LT: It's striking how contemporary the play still feels, despite the fact that it was written 85 years ago. The questions it raises about women in the workplace, our expectations of marriage and childbirth and the relationship between the justice system and the media seem as relevant now as they would have done then. I hope that audiences leave the production feeling not as if they've seen a period piece, but a new play. However, it's important to me that we retain the play's original setting: the action takes place over the course of five years, from 1923 to 1928. The scenes are underscored by sounds (a riveting machine, popular songs on a radio, telegraphic machines and a chorus of typewriters) which evoke a machine working at full speed. The year after the play was written, the Wall Street Crash decimated the economic system which had gathered such momentum over the previous decade. Attempting to reset the play in a later era would risk robbing Treadwell's writing of its specificity, but would beg more questions than it answered. The play has a huge amount to say about life in the early 20th century, but it also speaks to us across the decades in a way which I'm hoping audiences will be excited by.
TS: The play is often described as expressionistic. Do you believe that to be true, and if so, how will that be manifested in your production?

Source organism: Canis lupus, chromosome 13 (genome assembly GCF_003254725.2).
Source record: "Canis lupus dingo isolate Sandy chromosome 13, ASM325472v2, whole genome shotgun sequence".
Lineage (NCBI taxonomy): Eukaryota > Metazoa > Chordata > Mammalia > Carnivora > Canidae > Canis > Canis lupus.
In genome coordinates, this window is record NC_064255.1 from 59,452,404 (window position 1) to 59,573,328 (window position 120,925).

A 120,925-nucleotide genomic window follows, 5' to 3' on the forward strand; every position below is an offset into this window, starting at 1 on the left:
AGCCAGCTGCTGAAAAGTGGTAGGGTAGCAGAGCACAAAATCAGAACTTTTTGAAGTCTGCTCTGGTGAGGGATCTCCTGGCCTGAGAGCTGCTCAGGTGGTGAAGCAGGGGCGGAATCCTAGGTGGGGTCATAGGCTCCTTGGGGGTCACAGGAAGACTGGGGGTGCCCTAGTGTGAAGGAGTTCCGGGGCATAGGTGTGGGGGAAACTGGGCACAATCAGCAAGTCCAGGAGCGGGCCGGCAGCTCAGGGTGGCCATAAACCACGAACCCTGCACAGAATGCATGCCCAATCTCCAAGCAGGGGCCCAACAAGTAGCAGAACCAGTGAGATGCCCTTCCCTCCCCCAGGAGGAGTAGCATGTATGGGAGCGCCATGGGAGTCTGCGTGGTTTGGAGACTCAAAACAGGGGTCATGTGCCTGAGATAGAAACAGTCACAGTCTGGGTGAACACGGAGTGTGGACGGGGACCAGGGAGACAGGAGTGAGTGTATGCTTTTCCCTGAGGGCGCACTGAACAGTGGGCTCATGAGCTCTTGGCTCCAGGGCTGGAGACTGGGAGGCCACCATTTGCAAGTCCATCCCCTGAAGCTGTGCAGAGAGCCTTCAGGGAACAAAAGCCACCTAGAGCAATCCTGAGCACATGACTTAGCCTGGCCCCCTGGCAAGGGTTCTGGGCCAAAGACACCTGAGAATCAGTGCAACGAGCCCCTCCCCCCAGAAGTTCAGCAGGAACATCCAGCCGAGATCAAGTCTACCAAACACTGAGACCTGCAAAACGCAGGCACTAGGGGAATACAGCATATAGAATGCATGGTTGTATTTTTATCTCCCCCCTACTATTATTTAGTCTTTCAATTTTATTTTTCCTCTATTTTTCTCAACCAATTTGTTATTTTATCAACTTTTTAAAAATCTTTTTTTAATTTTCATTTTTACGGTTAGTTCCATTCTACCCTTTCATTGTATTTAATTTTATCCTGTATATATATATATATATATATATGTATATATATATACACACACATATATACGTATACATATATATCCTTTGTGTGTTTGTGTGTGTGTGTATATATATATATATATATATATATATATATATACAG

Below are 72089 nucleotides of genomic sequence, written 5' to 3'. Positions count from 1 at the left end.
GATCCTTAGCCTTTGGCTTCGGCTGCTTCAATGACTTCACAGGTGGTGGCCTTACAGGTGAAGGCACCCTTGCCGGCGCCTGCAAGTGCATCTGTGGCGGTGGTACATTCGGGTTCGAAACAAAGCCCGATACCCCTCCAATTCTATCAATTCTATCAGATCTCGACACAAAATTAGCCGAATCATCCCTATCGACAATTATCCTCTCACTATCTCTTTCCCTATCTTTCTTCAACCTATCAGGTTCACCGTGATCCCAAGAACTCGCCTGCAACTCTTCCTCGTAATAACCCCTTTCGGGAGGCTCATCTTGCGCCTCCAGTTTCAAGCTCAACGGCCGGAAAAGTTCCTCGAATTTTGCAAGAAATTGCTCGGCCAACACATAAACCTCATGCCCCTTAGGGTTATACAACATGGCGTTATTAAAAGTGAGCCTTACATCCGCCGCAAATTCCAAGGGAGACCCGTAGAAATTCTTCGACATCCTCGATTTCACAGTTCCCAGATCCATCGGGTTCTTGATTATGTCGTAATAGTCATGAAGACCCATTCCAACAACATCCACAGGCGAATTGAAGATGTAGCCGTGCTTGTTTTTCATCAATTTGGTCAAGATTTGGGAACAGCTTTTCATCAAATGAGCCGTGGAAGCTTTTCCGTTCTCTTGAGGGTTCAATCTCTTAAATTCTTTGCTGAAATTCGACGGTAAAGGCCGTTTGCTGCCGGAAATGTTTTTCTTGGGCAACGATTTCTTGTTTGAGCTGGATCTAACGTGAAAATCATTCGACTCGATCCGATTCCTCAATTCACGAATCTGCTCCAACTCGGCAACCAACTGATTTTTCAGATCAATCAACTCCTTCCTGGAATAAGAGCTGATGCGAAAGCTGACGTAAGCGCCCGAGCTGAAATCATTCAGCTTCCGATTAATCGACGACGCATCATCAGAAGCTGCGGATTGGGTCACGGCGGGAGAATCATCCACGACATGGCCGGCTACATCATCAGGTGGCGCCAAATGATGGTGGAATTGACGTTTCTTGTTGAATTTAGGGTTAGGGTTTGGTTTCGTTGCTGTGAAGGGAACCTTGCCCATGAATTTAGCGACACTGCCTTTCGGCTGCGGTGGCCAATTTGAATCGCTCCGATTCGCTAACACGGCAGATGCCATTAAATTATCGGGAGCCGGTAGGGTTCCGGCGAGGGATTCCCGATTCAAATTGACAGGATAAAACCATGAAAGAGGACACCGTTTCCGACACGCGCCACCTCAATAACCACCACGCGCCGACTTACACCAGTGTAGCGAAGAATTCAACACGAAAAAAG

LT: Treadwell's play certainly uses techniques which are associated with Expressionism: flat, repetitive dialogue; abstracted sounds underscoring scenes; characters defined by their function rather than their back story or their psychology. No wonder Machinal is sometimes mentioned in the same breath as Elmer Rice's The Adding Machine. However, Treadwell shifts the style of each scene according to the system she is trying to depict. The second scene in which Helen asks her mother whether or not she should marry George H. Jones isn't remotely expressionistic in style, nor is the central scene in which Helen finds a moment of intimacy with a man she meets in a speakeasy. We'll attempt to capture the rhythms of the writing and the impersonal facelessness of some of the play's encounters, but the chief goal of the production is to bring Machinal to life, rather than to "do expressionism". And I'm not sure that we go to the theatre to see a meticulously recreated -ism anyway!